On a personal note, I have had overachieving, highly stressed teens share with me their sleep regimen. Many consisted of studying for a few hours, going to bed for a few hours, waking up and studying again. They said it was the only way they could meet their academic demands. It is concerning that teens are interrupting their sleep patterns in order to feel academically successful. What’s even more troubling is that these teens may be setting themselves up for a lifetime of unhealthy sleep habits.
- Basic #3 – Exercise: Exercise has so many great benefits, such as it improves your mood, gives you more energy, and helps decrease stress. With benefits like those, it’s a mystery why so many people report that they don’t do it regularly. In fact, a survey found that 1 in 5 teens (20 percent) report exercising less than once a week or not at all.What do stressed out teens do to calm their nerves? According to research, nothing physical, that’s for sure. When teens were polled about how they cope with stress, their response was that they listen to music, play electronic games, or watch TV. Teens who report high stress during the past school year say they spend an average of 3.2 hours online a day, compared with 2 hours among those reporting low stress levels during the past school year. According to the American Psychological Association, using sedentary behaviors to cope with life stress can lead to serious health problems.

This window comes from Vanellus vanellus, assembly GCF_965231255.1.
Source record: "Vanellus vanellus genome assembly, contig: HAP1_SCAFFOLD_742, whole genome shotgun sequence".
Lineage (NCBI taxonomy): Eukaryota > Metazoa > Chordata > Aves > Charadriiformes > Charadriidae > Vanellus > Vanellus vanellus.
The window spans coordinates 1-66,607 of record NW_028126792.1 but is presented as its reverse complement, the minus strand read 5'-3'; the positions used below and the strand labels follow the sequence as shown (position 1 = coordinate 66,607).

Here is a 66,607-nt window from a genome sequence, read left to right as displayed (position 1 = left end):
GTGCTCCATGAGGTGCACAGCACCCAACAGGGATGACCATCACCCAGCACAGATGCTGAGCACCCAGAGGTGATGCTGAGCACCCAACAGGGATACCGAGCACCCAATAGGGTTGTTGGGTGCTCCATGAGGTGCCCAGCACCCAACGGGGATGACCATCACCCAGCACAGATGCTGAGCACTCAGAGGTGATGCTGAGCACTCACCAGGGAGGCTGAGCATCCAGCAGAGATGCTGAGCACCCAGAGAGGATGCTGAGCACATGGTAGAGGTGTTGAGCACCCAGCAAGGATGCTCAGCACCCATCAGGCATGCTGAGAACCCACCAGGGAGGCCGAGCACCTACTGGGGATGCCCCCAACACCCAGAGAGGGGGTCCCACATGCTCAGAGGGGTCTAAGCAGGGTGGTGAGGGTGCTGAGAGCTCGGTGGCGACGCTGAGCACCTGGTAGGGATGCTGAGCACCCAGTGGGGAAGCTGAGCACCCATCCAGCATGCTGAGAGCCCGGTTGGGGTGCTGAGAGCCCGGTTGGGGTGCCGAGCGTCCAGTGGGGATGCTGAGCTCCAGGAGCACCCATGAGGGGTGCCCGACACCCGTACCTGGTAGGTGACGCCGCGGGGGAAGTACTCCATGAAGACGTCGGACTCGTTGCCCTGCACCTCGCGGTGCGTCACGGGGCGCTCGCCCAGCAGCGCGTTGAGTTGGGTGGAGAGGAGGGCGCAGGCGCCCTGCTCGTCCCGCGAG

So in summary, with all that teens have on their plates it’s not surprising that they are stressed to the max. In order to help this young population we have to go back-to-basics: Nutrition, Sleep and Exercise. Without these key elements we are fighting a losing battle in helping today’s teens unwind and de-stress.
American Psychological Association; American Psychological Association; National Institute on Drug Abuse; National Coffee Association; Substance Abuse and Mental Health Service Administration; The National Sleep Foundation; The U.S. Department of Health and Human Services